4:40 – Pope faces a “scourging by words”, says former student and publisher
As nearly one billion Catholics enter Holy Week, their chief shepherd faces attacks in newspapers, blogs, twitter posts, and television and radio news. Unfortunately, the primary news sources repeatedly fail to report accurate timelines and crucial details. The impression is left that Pope Benedict XVI is part of the problem, rather than leading the way to solving it. Consequently, concerned Catholics and others are agitated and confused. Fr. Joseph Fessio says “Benedict the XVI is only infallible as an authoritative teacher of the Faith, not as an administrator. He certainly may have made some mistakes, even serious ones, in the 33 years since he was first made a bishop. But there is no evidence for the ones he’s being blamed for in the media; for those who know the facts, the evidence leads to just the opposite conclusion. Like the Master he serves, he’s also, after 33 years, being publically scourged, this time with words.” Fr. Fessio joins us.

5:00 – A Priest Forever: Nine Signs of Renewal and Hope
As we approach Holy Thursday and the institution of the priesthood, Father Alfred McBride explores a priest's commitment to feed our people and witness the church's social teachings, to spend time in daily prayer, to find solutions to the crisis of priestly identity plaguing today's priests, and to become a man of personal mercy in all one's dealings as a priest. A Priest Forever is McBride's search for fresh growths in vocations as well as new hope in the hearts of priests everywhere who again say, "Yes, Lord," to the challenge of love of God and our beloved people. Simply put, Alfred McBride sees in faith the renewal of Catholic priests.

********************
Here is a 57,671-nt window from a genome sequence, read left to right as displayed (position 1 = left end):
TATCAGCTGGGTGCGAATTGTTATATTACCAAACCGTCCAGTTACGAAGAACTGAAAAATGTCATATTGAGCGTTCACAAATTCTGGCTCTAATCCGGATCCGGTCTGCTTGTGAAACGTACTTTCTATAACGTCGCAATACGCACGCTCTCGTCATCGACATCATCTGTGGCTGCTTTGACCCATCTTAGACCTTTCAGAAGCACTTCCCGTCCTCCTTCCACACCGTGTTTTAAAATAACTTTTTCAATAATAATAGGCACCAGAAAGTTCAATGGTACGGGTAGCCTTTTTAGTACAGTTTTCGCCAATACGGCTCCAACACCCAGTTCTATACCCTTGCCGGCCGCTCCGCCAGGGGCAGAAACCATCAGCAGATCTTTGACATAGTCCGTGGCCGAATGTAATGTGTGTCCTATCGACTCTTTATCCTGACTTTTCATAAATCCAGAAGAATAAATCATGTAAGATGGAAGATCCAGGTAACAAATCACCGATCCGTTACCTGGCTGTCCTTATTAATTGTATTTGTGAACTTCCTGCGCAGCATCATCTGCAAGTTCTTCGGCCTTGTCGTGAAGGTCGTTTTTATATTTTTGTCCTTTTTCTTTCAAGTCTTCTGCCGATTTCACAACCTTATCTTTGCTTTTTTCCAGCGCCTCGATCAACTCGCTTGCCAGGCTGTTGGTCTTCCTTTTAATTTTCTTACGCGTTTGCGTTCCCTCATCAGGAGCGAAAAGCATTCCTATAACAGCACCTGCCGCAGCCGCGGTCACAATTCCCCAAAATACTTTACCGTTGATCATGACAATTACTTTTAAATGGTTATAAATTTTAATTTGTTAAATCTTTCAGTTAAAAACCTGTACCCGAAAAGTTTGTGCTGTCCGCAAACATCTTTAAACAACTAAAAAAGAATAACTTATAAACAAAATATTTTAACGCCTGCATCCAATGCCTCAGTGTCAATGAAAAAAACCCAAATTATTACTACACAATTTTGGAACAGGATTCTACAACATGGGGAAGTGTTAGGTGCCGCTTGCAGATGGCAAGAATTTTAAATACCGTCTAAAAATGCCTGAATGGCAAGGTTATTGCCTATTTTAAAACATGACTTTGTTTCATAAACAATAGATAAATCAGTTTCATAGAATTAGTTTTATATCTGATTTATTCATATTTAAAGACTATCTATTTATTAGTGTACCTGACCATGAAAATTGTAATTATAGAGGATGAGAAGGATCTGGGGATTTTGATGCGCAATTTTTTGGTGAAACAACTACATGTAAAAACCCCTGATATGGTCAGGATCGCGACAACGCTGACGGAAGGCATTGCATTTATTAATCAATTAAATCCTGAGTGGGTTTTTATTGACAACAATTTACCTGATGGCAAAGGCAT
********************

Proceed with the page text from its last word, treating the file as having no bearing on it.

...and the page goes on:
5:40 – Health Care, Holy Week, and the Hallelujah of Easter
Archbishop Allen Vigneron joins us for his regular monthly segment. We discuss the health care legislation & the inclusion of measures on abortion that the Archbishop deems unacceptable; the media firestorm about the sex abuse cases allegedly implicating the Holy Father; and the journey of Holy Week.

Archive video of the show.

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  1. This sounds like a fantastic show. I hope the coverage of Benedict XVI stays on topic: I could use some apologetics materials here at work. Keep up the good work!


    Matthew Wade

  2. Is this whole thing gonna hurt Pope John Paul II's canonization process since in defending Pope Benedict XVI there is unintentional implications he "let" these things happened and continued happening under JP II?

  3. I've heard it said by a few Catholic pundits that they think the Maciel problem will slow down JPII's canonization. I haven't a clue.

  4. I've also been wondering, why did JPII speak so glowingly of Maciel? Wasn't this whole mess an "open secret" and something JPII would have known about? I love our late Pontiff but I cannot understand his endorsement of Maciel.

    Have a Blessed and Holy Triduum Mr. Kresta.